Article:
In your dreams… Version 1.1

Devin Burke

I once was in downtown Chicago with some friends to check out an
amusement park inside one of the buildings there, where the main
attraction was a leap into Lake Michigan from five stories up. After
the jump, I was going to swim up the Chicago River to find a bus station
where I could get a ride back to my home in the suburbs. While I was
nervous about the danger and difficulty of these activities, my father
had assured me, like always, that there was nothing to worry about.
That’s what he always said, but this time seemed to be different. But I
never got around to making the jump, because the story ended before I
got that far. That is, the night concluded with the old standby ending
of unlikely stories, the backdoor of cheap sitcom plots: the
realization that it was all a dream.
We all have dreams, whether we realize it or not, and their very nature
is to be strange and confusing, at least once we wake up. Because as
they’re happening, they often seem like the most normal thing in the
world. It’s like “Oh yeah, I’ve always lived on a barnyard, and my best
friend is a lizard named Howard, but why do you ask?” The very
strangeness that is innate with dreams is also what makes them
intriguing and useful.
Dreams are not just our minds playing games with us; they do have some relation to our waking lives. Dreams-and I am among at least five or six others who agree-are a pathway to our subconscious, a window to our deepest selves that we as individuals can barely know. The world beyond
our eyelids contains secrets that can unlock our inner minds.
Dreams are a valid way to access this inner self, especially when
examined carefully. Before I go any farther, however, let me state that
there is a limit to all of this. While dreams are worth examining with
a fairly fine-toothed comb, over analysis does exist. To make rash
decisions and destiny determinations based on dreams alone should be
done at the dreamer’s own risk, if at all. And some dreams turn out to
be just a circus of the subconscious, and their only point is to give
you something to talk about at breakfast.
But the bulk of our dreams contain more than it may seem, which brings
me to my reason for occupying this space on your newspaper page. I
intend to provide something of a service that can shed light on the
meanings and reasons for dreams, one dream at a time. In doing so, I
hope to show that analyzing one’s dreams is no Herculean task. While it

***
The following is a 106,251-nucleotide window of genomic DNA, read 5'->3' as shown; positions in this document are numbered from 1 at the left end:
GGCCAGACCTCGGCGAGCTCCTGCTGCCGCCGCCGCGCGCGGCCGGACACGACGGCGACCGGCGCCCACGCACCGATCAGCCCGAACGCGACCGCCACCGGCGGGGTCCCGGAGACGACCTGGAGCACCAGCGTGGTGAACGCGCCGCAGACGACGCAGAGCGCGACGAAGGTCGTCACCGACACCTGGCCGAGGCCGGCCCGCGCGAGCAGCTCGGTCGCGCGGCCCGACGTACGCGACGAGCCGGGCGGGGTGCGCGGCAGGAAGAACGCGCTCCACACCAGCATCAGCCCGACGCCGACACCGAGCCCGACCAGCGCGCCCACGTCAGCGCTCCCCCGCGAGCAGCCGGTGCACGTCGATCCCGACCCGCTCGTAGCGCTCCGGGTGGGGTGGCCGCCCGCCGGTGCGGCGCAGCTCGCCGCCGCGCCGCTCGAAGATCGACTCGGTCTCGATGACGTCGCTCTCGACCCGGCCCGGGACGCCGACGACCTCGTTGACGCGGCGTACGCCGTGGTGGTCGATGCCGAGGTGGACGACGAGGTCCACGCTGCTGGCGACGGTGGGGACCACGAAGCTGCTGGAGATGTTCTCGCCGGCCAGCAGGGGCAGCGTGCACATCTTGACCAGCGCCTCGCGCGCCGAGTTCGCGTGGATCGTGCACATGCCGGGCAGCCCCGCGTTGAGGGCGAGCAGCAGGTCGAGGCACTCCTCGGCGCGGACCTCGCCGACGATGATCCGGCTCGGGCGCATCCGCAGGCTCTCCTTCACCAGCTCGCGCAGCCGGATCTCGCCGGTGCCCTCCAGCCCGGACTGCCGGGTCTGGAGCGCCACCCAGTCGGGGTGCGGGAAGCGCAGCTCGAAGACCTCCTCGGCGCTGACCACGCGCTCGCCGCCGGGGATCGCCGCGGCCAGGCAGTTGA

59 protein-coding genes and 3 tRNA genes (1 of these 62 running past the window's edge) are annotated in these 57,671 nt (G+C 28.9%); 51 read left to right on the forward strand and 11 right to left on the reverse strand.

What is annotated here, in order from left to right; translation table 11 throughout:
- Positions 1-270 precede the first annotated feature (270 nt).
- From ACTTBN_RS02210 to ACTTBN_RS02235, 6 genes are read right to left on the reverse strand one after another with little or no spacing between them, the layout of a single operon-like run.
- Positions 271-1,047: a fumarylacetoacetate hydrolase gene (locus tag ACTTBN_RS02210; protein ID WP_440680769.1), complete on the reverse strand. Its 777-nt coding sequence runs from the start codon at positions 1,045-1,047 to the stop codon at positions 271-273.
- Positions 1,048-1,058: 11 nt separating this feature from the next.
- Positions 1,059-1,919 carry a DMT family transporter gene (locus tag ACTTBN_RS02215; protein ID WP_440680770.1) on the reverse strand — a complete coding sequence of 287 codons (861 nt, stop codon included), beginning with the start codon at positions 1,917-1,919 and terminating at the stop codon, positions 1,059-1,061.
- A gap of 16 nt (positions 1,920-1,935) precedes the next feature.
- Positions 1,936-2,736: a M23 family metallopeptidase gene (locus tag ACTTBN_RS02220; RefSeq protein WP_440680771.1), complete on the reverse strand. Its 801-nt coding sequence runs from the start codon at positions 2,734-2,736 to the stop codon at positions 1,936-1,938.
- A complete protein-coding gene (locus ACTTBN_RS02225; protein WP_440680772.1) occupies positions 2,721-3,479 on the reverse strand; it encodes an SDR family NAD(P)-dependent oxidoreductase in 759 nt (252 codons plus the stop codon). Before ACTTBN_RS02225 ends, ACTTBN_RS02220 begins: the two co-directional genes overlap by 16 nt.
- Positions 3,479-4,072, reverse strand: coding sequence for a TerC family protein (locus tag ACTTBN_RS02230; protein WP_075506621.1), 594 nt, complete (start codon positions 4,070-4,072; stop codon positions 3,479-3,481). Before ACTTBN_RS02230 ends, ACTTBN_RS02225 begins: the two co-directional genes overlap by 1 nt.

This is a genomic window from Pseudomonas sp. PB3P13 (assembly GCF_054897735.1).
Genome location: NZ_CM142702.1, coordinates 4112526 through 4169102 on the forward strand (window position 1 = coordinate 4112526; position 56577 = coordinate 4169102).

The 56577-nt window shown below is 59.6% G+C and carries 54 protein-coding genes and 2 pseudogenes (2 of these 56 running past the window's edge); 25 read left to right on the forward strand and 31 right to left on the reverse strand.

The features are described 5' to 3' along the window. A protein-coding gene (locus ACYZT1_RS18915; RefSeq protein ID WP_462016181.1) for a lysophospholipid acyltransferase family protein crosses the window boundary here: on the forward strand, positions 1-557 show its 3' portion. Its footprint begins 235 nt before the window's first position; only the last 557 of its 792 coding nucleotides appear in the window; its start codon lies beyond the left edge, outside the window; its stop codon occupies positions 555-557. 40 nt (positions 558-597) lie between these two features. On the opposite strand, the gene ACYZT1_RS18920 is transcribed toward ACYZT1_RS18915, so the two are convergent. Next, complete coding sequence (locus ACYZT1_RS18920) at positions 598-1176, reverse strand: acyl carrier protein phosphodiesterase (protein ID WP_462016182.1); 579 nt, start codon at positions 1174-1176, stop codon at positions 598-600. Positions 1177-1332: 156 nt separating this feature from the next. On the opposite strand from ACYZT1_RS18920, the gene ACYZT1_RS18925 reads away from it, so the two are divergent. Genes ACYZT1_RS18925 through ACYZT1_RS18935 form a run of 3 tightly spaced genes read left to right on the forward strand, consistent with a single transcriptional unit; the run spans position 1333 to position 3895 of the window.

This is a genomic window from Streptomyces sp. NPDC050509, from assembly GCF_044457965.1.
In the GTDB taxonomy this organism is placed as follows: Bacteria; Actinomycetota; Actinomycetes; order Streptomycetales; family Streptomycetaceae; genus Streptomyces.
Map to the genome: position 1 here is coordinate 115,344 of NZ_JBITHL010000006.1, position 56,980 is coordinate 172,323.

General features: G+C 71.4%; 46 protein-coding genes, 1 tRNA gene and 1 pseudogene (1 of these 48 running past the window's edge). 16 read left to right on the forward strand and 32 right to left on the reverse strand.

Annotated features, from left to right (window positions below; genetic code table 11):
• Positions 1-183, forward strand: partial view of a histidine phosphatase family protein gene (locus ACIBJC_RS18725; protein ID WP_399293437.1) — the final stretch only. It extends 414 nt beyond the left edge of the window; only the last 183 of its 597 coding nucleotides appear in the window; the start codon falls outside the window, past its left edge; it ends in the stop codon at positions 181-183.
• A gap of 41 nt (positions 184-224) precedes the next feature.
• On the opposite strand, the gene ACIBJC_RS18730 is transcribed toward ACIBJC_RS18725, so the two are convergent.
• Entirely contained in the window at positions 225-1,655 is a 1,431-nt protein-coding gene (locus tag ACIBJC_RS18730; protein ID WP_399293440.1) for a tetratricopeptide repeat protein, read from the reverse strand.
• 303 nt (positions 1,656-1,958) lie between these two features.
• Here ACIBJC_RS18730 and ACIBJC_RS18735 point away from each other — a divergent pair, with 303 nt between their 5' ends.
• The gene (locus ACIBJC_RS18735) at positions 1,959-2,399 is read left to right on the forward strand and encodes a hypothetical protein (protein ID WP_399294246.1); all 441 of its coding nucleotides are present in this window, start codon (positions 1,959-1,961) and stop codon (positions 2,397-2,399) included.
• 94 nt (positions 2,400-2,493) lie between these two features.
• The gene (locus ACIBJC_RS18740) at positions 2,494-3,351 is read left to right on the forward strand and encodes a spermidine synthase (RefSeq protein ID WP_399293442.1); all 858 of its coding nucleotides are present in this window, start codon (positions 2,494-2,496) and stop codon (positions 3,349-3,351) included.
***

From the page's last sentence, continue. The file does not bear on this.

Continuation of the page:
may seem from dream books of Freudesque lore that dream analysis
involves strict formulas of symbol interpretation, and answers that are
one step removed from fortune-telling, dreams need not be so complex.
There is no foolproof decoder ring for translating dreamy events into
the corresponding issues, feelings, or random events from real life.
Yes, dreams are, if you will, open to interpretation.
The best analysis of dreams begins with a basic look at what is going
on in the dream, with particular attention being paid to anything out of
the ordinary, no matter how small. What are the main events? Who else
is there? And most importantly, how does the dreamer feel about the
situation?
If you’ve had a dream that you would like some help in making sense of, feel free to send me an account of it, and my team of experts will
carefully dissect each part of it and respond to you with all you need
to know about yourself. Not really, but I’ll see what I can make of
it. I hope to respond to as many as I can, depending on the number of
responses from out there in newspaperland. One dream from these, then, will be printed in this space each week-anonymously, of course- followed by my deep yet lighthearted comments on it.
Where do I get the expertise required to interpret dreams, you ask? If
my Phd. in Dreamology from Northwestern doesn’t cover it, I’ve thought a lot about them. I mean, I’ve made sense of a lot of my own dreams, as well as those of others. Really. Okay, maybe you’ll have to go out on
a limb with me on this one. But seriously. There’s more to dreams than
the funny stuff we do in that alternate reality.
So dream away. The only cost we have to pay is a greater awareness ofourselves. Which, I’ll admit, is scary sometimes, especially when seen
through the smoke and twisted mirrors of dreams. You don’t need to be
Tom Cruise to know that the creations of our subconsciousnesses aren’t
always presided over by a vanilla sky. But the risk is worth taking.
After all, what else is knowledge but a greater ability to make
impossible dreams come true? Send dream accounts to hetzels@lawrence.edu, with “the dream guy” in the
title.

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